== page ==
As he helped to organize voting rights drives in Mississippi in 1964 and in Selma, Alabama, in 1965, Carmichael began to realize that many in SNCC had grown skeptical about the tactics of nonviolence. After the Watts riots in Los Angeles in 1965, some SNCC members sought to break their ties with the mainstream Civil Rights Movement and the liberal organizations that supported it, arguing instead that Blacks needed to seize power rather than seek accommodations from the White power structure. Carmichael agreed, and he was thrust into the leadership position (replacing John Lewis) of SNCC in May 1966.

A Black Power Leader

On June 5, 1966, just a few short weeks after Carmichael took over SNCC, a sniper shot James Meredith during his solitary “March Against Fear,” from Memphis, Tennessee, to Jackson, Mississippi. Carmichael joined Dr. King, Floyd McKissick, and others to continue Meredith’s march. He was arrested during the march and upon his release on June 16, 1966, he gave his initial “Black Power” speech in Greenwood, Mississippi. Carmichael argued that Blacks should be free to use violence in self-defense and later advocated revolutionary violence to overthrow oppression. Carmichael rejected many, but not all, of the civil rights legislative measures as mere palliatives. While Black Power was not an entirely new concept at the time, Carmichael’s speech brought it into the spotlight, and it became a rallying cry for young African Americans across the country.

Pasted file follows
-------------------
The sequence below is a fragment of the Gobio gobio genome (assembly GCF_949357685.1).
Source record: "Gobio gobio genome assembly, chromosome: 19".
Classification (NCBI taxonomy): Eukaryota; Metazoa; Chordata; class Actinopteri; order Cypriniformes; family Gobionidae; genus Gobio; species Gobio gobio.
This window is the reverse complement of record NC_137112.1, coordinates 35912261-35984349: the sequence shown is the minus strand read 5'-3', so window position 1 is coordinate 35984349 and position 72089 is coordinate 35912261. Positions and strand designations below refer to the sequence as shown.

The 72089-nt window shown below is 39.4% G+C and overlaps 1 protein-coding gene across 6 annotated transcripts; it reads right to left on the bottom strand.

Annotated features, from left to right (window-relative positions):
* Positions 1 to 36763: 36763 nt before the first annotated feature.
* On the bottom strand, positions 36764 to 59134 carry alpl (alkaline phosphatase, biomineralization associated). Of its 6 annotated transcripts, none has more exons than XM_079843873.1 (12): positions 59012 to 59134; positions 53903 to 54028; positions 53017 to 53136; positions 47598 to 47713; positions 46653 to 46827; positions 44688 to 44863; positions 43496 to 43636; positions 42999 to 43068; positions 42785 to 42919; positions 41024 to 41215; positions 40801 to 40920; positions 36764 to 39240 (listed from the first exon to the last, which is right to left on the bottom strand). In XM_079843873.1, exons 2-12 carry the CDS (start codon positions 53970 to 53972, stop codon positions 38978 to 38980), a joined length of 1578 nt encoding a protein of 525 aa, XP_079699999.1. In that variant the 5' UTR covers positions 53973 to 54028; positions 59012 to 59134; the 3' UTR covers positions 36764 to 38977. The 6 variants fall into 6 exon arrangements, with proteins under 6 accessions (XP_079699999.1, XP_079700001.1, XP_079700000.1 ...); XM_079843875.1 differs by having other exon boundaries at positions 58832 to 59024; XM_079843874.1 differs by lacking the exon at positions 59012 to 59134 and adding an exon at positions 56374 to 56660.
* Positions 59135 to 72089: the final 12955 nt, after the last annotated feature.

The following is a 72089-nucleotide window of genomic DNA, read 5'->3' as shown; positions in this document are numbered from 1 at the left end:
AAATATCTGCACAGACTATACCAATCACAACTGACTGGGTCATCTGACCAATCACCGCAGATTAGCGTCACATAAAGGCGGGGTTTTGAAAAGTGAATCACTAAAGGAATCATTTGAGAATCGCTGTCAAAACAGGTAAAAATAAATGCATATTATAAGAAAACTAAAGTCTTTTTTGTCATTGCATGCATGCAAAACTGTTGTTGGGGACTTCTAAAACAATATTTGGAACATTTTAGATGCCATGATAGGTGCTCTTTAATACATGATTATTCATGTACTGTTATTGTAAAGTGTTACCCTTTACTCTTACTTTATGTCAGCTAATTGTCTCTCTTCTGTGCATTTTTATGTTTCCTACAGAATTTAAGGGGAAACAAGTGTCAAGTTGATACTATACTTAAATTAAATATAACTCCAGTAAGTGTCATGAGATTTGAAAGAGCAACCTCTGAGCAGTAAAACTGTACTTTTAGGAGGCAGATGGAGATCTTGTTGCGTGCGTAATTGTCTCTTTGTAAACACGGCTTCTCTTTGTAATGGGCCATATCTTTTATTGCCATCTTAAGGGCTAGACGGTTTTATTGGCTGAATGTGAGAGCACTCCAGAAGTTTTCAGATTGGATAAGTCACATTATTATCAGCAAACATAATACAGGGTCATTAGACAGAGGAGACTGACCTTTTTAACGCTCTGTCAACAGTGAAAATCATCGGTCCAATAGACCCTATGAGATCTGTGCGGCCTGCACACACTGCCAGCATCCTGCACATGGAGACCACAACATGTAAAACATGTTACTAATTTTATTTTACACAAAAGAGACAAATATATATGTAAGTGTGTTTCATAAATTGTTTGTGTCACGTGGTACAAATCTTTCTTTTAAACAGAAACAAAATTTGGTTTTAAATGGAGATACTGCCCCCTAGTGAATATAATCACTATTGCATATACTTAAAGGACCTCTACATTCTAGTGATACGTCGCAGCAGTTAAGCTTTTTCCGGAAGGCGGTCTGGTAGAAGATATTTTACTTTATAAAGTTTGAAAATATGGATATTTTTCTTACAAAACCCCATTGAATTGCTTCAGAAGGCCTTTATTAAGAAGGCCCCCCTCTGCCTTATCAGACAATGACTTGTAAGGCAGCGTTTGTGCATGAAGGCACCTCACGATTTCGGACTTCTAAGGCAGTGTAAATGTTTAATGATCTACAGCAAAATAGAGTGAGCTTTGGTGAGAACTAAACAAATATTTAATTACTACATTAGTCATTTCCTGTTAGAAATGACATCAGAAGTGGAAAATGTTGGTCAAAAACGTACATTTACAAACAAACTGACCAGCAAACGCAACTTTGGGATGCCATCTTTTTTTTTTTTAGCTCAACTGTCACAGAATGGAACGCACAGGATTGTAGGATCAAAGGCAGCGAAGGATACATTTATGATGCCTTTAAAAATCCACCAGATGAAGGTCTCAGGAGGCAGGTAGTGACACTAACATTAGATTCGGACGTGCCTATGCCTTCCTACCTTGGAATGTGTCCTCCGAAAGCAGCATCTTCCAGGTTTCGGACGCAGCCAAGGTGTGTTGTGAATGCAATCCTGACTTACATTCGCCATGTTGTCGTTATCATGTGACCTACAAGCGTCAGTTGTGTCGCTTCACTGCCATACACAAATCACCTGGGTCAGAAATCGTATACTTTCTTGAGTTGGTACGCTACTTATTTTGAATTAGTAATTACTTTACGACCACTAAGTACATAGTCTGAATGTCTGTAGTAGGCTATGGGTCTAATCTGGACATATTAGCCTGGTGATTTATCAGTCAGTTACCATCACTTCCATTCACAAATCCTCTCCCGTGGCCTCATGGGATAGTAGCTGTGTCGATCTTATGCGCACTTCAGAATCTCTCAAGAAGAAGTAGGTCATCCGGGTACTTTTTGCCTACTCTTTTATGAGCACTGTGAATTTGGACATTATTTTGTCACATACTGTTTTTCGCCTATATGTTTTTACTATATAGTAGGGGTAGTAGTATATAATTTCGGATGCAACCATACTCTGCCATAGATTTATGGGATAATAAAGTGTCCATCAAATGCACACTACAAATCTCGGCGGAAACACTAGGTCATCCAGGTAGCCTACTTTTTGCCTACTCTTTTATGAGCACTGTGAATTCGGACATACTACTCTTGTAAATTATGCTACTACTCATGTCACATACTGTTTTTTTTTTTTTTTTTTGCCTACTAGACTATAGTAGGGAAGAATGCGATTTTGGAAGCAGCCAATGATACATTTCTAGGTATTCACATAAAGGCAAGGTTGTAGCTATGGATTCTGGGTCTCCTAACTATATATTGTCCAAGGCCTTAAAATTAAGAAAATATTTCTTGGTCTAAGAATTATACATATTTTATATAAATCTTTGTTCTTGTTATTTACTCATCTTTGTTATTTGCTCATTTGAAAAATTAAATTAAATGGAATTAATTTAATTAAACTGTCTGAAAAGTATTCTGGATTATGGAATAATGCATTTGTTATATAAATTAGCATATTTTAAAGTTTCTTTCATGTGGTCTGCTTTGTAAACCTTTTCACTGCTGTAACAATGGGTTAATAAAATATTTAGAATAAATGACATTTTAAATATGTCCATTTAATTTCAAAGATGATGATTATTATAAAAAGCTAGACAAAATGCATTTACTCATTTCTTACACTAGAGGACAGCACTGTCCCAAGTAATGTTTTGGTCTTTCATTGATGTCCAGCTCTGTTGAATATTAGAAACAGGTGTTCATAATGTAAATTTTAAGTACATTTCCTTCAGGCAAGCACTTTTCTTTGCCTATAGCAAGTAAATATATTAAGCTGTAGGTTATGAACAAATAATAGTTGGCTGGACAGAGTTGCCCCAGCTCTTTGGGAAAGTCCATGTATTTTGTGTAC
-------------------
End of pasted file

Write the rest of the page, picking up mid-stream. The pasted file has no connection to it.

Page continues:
In June 1967, Carmichael stepped down from SNCC to join the BPP. H. Rap Brown (later known as Jamil Abdullah Al-Amin) replaced him as the head of SNCC. Carmichael and Charles V. Hamilton then wrote the book Black Power: The Politics of Liberation in America, and he traveled to North Vietnam, China, and Cuba to seek collaboration with the efforts of oppressed people of color all over the world. Some leaders of civil rights groups, such as the National Association for the Advancement of Colored People (NAACP) and the Southern Christian Leadership Conference (SCLC), rejected Carmichael’s ideas and accused him of Black racism.